Brothers David and Art Chartrand, both 1970s graduates of Rockhurst High School, are on opposite sides of a roiling debate over their alma mater.
The disagreement is about another alumnus, Kelly Gerling, who asked the school for a public apology for the use of corporal punishment when he attended Rockhurst in the 1967-68 school year.
Though the practice has been eradicated in Catholic schools for decades, Gerling said in a story in The Star this week that a public apology is the only way to help people heal. And he called for the church to campaign to end corporal punishment in the 19 states, including Missouri and Kansas, where it is still legal.
But when Gerling shared his quest, the conversation inflamed those who questioned why a private school with a history of academic and athletic excellence should publicly apologize for discipline it no longer practices, igniting debates on social media.
Premium content for only $0.99
For the most comprehensive local coverage, subscribe today.
“Gerling should expend his energy on dealing with real abuse, not whining about a tough but excellent high school education where he was treated like a young man and not a helpless butterfly,” Art Chartrand, an attorney who graduated from Rockhurst in 1976, told The Star.
His older brother, David, who graduated in 1971, also phoned The Star, saying he was glad to see Gerling’s experiences publicly aired, calling corporal punishment “despicable then and despicable now.”
“They should apologize,“ said David Chartrand, a Kansas City-based journalist specializing in public health and mental health issues. “They should be groveling with regret and embarrassment.”
Gerling told The Star he was a 14-year-old Rockhurst student when he was forced to wrestle another student to work off a discipline demerit, paddled on the rear end multiple times and slammed into a wall by a vice principal. He left the school after his freshman year and spent his remaining high school years at Bishop Miege High School.
In 2017, he wrote to then-principal Terrence Baum, as well as Bishop James V. Johnston Jr., of the Kansas City-St. Joseph Diocese, to share his experiences and ask the school and the church to issue formal apologies for discipline practices that he considers physical abuse.
He said Rockhurst could take steps to acknowledge and apologize what he views as violence against children, as the church has apologized for and publicly acknowledged sexual abuse.
Both men apologized in letters to Gerling but said they did not plan to address past practices publicly.
“There seems to be a failure of understanding that what was accepted as teaching a tool fifty years ago cannot be used to condemn those involved using the norms of today,” said Gary Christian, who graduated in 1970.
To some, the slightest suggestion that the church bears equal responsibility for physical discipline and sexual abuse is demeaning to abuse victims. Art Chartrand considers sexual abuse by the Catholic church to be a “holocaust” for which popes and Catholic bishops bear eternal responsibility.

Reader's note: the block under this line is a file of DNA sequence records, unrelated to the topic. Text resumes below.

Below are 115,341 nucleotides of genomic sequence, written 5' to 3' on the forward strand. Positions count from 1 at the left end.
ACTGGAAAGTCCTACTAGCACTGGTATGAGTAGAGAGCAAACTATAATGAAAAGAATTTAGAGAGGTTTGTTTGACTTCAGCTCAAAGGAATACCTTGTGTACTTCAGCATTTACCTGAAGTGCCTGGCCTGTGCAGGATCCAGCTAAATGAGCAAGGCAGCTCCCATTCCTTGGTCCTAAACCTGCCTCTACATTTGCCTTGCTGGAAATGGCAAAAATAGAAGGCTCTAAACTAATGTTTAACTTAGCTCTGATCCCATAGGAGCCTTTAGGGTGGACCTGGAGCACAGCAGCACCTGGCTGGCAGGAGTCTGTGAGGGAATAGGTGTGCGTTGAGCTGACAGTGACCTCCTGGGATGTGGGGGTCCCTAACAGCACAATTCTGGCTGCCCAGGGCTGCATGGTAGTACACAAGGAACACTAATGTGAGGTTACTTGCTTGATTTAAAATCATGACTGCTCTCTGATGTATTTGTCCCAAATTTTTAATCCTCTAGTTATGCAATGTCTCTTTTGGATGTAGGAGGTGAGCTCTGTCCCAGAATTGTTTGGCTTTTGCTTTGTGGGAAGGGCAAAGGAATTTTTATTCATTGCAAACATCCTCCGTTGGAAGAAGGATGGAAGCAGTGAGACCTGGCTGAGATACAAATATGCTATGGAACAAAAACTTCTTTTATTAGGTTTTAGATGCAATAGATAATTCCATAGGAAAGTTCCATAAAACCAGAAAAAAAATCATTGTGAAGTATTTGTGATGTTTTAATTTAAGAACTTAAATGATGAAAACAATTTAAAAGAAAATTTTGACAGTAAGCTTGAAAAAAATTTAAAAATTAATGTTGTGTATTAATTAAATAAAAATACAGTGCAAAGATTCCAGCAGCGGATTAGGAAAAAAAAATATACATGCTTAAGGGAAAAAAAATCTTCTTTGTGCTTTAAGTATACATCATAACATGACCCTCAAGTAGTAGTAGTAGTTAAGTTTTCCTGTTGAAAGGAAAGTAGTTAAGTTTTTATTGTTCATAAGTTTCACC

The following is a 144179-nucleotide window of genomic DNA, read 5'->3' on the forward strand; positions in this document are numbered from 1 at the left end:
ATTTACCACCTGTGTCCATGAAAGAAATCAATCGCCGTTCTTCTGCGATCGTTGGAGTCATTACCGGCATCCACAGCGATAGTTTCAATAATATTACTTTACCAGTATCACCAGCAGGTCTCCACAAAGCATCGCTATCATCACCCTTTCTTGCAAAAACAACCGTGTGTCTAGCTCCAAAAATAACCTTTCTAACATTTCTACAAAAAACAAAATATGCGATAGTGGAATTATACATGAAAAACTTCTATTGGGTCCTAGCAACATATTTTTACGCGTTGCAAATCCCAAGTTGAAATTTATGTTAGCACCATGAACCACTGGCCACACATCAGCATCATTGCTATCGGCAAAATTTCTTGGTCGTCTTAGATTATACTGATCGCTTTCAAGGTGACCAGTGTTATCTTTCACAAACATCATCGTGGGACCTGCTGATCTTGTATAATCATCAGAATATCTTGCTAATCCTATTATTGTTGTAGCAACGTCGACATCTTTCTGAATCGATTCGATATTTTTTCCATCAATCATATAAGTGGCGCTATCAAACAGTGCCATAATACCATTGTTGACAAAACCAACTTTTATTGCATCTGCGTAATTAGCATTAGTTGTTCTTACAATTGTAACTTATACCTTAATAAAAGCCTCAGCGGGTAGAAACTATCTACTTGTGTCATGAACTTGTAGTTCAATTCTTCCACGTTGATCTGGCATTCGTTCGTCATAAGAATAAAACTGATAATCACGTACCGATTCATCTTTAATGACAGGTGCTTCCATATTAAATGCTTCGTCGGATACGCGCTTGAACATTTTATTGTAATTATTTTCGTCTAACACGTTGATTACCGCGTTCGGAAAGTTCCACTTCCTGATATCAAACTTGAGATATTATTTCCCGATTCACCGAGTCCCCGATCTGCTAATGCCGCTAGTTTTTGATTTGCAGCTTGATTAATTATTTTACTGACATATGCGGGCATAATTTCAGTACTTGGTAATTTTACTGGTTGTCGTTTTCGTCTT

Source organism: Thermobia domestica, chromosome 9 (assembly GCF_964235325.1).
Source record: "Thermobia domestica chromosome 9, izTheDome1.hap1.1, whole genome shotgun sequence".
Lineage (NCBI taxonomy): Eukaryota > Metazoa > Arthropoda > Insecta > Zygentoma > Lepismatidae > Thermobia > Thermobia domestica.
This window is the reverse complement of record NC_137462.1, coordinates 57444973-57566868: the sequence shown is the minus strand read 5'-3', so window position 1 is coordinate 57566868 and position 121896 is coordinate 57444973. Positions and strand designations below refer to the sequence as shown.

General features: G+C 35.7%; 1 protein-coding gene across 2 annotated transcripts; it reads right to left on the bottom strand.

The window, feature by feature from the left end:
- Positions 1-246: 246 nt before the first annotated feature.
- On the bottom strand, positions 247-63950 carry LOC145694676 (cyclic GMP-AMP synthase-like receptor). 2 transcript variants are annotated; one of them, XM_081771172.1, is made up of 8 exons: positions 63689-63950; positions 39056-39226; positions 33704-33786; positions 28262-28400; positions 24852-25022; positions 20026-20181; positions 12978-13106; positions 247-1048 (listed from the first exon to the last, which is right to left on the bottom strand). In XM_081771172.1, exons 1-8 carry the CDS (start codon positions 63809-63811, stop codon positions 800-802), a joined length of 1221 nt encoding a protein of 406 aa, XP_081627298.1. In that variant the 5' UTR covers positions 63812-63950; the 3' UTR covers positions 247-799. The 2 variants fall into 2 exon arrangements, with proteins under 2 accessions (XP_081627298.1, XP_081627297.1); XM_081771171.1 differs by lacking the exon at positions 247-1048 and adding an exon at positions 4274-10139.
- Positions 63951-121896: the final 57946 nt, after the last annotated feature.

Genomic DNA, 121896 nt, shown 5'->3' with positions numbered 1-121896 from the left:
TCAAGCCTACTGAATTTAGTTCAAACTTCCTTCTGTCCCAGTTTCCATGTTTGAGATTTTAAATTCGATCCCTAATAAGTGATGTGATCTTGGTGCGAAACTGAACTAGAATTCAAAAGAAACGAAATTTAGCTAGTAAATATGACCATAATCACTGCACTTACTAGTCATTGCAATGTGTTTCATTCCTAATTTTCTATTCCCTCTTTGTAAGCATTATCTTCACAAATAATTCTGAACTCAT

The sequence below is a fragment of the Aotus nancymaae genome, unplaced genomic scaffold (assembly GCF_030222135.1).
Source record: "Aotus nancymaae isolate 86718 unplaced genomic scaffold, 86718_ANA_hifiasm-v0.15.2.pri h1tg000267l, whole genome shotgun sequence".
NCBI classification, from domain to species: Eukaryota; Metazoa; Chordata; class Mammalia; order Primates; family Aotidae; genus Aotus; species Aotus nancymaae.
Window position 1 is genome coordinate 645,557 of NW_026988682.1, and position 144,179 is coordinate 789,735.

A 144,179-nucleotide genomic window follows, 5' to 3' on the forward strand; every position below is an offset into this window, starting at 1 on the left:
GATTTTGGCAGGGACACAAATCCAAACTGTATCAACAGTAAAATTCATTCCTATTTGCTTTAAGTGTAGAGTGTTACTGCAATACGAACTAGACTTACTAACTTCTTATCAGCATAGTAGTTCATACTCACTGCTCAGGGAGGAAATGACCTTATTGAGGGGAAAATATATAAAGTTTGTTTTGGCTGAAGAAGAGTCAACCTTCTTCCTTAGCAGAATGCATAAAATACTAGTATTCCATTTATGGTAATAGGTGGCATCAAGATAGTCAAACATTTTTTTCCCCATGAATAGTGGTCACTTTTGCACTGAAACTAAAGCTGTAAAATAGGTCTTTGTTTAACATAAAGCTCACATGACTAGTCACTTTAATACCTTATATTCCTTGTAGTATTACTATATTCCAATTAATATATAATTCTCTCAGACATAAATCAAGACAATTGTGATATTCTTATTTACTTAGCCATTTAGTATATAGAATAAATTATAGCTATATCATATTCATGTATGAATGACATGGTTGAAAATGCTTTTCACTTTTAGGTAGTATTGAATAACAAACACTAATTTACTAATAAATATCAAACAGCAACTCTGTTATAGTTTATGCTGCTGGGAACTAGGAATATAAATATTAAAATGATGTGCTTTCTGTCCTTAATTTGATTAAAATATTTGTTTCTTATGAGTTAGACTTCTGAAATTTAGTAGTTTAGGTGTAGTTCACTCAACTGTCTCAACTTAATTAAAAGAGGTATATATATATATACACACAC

By contrast, he credits swats, wrestling classes and authoritarian priests for “making me tough, making me smart and able to deal with the real world.”
He does not consider the discipline he experienced at Rockhurst to be abuse.
“Young men need discipline,” he said in an email. “Some of us still believe that some physicality is important. … not abuse, not injury —never!”
That discipline, belonging to a “different time and a different era,” was not damaging, he said.
“Getting your butt kicked at football practice seemed light stuff to most of us. We sat through military draft night. We saw some of our brothers and cousins go off to an ungodly war. But most of us were privileged and safe and we damn well knew it.”
Gerling said his critics are missing the point, incorrectly presuming that he wants a “personal apology for personal healing.” He believes an “effective institutional public apology” could inspire changes in state and national laws that could protect children in the future.
“I don’t know if it would help,” David Chartrand said of a public apology. “But it’s appropriate. It’s right.”
Alumnus Joe Donnelly, now a senior executive vice president at Lockton Companies, also said could agree with a push to change corporal punishment laws.
“If Kelly’s intent is to get the state of Missouri to acknowledge it, I have no problem with that,” Donnelly said.
But the 63-year-old said putting Rockhurst on the hook for changing legislation primarily affecting public schools isn’t fair. He says Baum and Johnston took an appropriate response to Gerling’s concerns by addressing them privately.
“Not only was that accepted by the school, it was accepted by the parents and it was accepted behavior for the students,” Donnelly said of “swats” and “jugs” (a common Catholic school term derived from the Latin word for “yoke”). “In those days it made perfect sense.”
Corporal punishment was not a transgression, he said, but a societal norm that fell out of favor in Catholic schools
“That’s why I’m so against the public apology. … It hasn’t happened for 40 years,” he said.
Gerling, now a Seattle psychologist, says he has no regrets about going public with his story, even if it did prompt nasty voicemails and online vitriol. He said he received messages of support from alumni who also shared experiences they found humiliating.
And he told The Star he has been communicating with Johnston about whether the diocese will become involved in adding corporal punishment and physical abuse to the other abuses the church works to condemn and end.
He said he remains dedicated to ensuring that “physical abuses against children that have been or are legally practiced in our country’s schools, and even in homes, will become universally unthinkable.”